Scheffler: ‘No ill will’ to cop as charges dropped

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Criminal charges have been dropped against Scottie Scheffler, ending a legal saga that began with images of the world’s top male golfer being arrested and handcuffed in Louisville, Kentucky, as he drove to the PGA Championship.

Jefferson County Attorney Mike O’Connell said during a court hearing Wednesday that prosecutors could not move forward with a case stemming from Scheffler’s May 17 arrest.

“Based upon the totality of the evidence, my office can not move forward in the prosecution of the charges filed against Mr. Scheffler,” O’Connell said. “Mr. Scheffler’s characterization that this was a ‘big misunderstanding’ is corroborated by the evidence. The evidence we reviewed supports the conclusion that Detective [Brian] Gillis was concerned for public safety at the scene when he initiated contact with Mr. Scheffler. However, Mr. Scheffler’s actions and the evidence surrounding their exchange during this misunderstanding do not satisfy the elements of any criminal offenses.”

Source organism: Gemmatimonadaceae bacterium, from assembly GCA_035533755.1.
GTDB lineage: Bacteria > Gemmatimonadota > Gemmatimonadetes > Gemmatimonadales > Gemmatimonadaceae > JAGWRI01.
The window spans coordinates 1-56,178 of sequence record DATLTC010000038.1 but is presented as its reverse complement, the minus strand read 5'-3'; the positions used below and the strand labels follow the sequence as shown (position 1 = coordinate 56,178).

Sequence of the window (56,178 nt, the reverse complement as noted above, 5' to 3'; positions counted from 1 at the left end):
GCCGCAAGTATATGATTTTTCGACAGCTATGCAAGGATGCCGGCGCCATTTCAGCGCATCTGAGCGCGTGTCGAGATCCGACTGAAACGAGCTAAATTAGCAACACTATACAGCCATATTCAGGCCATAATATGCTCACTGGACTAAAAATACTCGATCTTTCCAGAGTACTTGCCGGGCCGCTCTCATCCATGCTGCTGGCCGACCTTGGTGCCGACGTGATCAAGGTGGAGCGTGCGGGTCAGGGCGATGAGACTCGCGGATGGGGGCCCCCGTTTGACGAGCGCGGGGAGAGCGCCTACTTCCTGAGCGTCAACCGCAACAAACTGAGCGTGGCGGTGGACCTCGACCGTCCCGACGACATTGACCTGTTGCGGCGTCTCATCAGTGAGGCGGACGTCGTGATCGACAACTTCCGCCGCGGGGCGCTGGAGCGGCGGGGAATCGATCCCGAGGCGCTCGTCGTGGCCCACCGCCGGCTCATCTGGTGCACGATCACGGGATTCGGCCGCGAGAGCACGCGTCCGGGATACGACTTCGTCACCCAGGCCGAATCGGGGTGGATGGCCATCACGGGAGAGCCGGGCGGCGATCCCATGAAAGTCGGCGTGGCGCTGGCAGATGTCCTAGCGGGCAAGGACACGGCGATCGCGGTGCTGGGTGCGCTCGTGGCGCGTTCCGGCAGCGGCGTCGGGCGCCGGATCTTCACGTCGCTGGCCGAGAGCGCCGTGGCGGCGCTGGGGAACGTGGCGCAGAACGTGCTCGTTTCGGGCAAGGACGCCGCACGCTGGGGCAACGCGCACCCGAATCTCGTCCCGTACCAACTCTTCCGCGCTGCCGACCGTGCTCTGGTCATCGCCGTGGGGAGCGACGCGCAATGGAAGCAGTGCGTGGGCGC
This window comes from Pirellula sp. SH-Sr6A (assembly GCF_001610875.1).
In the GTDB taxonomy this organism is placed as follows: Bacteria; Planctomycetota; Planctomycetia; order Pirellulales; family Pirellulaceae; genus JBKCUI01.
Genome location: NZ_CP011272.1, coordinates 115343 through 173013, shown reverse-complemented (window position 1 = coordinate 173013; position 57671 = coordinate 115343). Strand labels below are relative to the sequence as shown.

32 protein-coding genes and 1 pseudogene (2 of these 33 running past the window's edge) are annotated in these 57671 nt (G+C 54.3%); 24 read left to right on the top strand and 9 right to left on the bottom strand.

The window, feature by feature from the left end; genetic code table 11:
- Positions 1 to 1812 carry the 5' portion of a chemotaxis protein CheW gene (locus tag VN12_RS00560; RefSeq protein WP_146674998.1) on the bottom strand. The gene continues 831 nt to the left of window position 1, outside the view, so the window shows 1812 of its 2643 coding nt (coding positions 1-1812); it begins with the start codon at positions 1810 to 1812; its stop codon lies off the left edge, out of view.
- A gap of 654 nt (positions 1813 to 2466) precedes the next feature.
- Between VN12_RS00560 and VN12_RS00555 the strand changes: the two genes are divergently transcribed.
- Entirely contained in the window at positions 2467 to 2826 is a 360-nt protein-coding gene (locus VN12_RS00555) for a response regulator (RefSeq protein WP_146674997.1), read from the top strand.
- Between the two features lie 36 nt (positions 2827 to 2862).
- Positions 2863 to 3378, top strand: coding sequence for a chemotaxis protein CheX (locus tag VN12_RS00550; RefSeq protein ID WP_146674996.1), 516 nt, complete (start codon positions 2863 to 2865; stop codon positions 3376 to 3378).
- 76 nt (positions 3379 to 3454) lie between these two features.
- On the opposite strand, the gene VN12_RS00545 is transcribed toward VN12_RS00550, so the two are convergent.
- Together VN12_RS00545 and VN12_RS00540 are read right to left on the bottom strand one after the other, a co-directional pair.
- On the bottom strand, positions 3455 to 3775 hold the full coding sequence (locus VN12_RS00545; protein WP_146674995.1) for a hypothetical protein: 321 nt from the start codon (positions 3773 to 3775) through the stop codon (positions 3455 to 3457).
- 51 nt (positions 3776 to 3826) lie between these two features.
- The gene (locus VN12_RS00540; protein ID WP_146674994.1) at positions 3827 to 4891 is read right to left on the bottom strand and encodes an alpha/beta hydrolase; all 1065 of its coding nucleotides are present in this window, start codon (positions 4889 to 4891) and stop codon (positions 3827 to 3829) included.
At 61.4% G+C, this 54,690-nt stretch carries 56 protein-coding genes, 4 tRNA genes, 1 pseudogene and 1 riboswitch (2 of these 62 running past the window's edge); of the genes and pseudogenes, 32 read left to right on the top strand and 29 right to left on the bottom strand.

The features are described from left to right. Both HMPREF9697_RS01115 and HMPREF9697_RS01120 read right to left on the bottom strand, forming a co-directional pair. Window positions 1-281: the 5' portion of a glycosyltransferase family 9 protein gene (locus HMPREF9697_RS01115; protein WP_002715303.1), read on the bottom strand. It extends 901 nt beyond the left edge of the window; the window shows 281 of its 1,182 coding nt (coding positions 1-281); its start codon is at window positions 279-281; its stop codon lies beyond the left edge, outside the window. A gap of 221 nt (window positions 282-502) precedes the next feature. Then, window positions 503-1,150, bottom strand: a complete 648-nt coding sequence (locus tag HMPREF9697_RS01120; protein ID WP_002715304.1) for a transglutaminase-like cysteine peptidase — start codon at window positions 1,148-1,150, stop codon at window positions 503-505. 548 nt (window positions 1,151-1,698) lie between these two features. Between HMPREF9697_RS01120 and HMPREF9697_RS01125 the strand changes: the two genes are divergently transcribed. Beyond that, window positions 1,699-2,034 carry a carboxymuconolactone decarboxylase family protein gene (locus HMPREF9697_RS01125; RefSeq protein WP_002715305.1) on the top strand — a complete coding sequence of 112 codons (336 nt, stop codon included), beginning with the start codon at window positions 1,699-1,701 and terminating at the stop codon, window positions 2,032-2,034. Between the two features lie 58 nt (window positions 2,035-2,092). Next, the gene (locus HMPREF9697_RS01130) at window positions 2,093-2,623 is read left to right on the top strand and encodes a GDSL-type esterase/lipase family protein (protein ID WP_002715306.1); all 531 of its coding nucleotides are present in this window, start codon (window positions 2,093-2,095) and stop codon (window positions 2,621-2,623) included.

Scheffler was not required to be in the courtroom for the hearing.

Scheffler, 27, had been arrested prior to the second round of the PGA Championship after he allegedly dragged a police officer with his car. Scheffler had been trying to drive around traffic outside Valhalla Golf Club that had been stopped after a man was struck and killed by a shuttle bus earlier that morning.

He had faced multiple charges, including felony second-degree assault of a police officer.

Det. Bryan Gillis, the officer who arrested Scheffler, was subjected to “corrective action” for violating Louisville Metro Police Department procedures by not having his bodycam video recorder during the incident.

Scheffler’s attorney, Steve Romines, had previously said that Scheffler would plead not guilty and would not accept a plea deal.

After being released from jail, Scheffler returned to the PGA Championship and shot a second-round 5-under 66. A third-round 73 marred his tournament, and he finished tied for eighth at 13-under par.

Information from ESPN’s Mark Schlabach, The Associated Press and Field Level Media was used in this report.

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